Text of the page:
Arriving at the house, it was a relief to see the boy playing in his front yard. We approached two men who appeared to be the kid’s father and grandfather. We expressed our regrets for the accident and the child’s injury. I was amazed when they assured us that there was no injury and the kid was fine – case closed. This was an incredible outcome and personally restored my faith in people again. This family could have easily have exploited the accident for personal gain. We parted amicably and drove back to Red Cloud, two very relieved Americans.
In spring of the late 1960s, there was much more farmland than exists today in Korea. Proceeding south on the MSR (Main Supply Route) from Chunchon to Seoul between the months of April and June, I would pass many small plots of land where a great variety of vegetables were growing. I passed acres of flooded paddies, with tiny green shoots sprouting through the water’s surface, evidence of recently planted rice. The pungent aroma of night soil used by the farmers to fertilize their fields permeated the Korean country air. This abundant resource was collected every morning from the household outhouses of town residents by hardy, enterprising commercial gatherers. These intrepid entrepreneurs hauled away their odiferous product, using small trucks and carts (“honey wagons”), then turned around and sold it to the farmers to use as manure. This process continued an unbroken cycle that insured meeting the public demand for food: plant the seedlings, fertilize, tend to and finally, harvest the crop. This last was accomplished by first cutting, then threshing the stalks and finally marketing the finished grain product. Consumed by the public, this process defined a seemingly endless life cycle.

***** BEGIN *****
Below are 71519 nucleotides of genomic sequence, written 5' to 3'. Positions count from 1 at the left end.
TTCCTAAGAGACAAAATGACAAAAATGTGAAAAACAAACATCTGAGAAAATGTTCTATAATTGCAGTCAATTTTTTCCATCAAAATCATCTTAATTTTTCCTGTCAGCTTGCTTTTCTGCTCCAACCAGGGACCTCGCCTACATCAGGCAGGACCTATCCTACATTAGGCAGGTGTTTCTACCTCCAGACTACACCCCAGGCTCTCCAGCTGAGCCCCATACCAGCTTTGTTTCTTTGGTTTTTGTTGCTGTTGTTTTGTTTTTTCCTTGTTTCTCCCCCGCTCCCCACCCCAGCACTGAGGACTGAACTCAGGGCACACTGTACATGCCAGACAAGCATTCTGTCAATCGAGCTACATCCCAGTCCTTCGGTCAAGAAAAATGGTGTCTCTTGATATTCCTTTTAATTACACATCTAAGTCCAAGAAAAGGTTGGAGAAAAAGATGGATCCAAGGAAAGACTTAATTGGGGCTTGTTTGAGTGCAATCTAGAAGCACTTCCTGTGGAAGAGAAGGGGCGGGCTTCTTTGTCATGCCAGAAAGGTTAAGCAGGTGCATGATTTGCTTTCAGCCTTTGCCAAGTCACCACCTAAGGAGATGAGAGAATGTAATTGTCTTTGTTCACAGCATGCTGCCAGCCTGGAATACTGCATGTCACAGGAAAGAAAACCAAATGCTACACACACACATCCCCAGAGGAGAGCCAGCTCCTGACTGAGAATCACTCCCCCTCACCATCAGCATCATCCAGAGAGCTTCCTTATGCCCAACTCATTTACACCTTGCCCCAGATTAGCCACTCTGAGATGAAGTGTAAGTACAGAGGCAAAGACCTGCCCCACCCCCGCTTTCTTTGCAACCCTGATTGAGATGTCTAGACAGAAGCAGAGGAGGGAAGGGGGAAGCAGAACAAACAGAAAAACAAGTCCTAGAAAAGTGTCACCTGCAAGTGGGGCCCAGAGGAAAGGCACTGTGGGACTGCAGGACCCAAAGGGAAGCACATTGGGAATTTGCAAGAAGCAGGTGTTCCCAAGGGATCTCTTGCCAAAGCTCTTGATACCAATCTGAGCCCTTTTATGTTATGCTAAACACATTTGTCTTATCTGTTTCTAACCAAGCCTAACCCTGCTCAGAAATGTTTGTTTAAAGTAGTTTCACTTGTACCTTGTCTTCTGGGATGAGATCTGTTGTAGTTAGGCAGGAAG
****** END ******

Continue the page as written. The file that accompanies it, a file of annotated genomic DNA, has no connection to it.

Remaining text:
Without a doubt, of all the seasons, autumn is an especially wonderful time of year in Korea. The heat and humidity of the spring and summer months have been replaced by crisp, clear air. The rice, grown tall and green and then transformed into stalks of gold, waving gracefully in the cool breezes, ready to be harvested from the terraced rice fields built into the valleys and mountainsides. Gone was the pervasive odor of fertilizer. Everywhere the air was fresh; the trees glorious with their leaves ablaze in shades of red, orange and gold. It was the time of Chuseok, the Korean harvest festival, their equivalent to our Thanksgiving.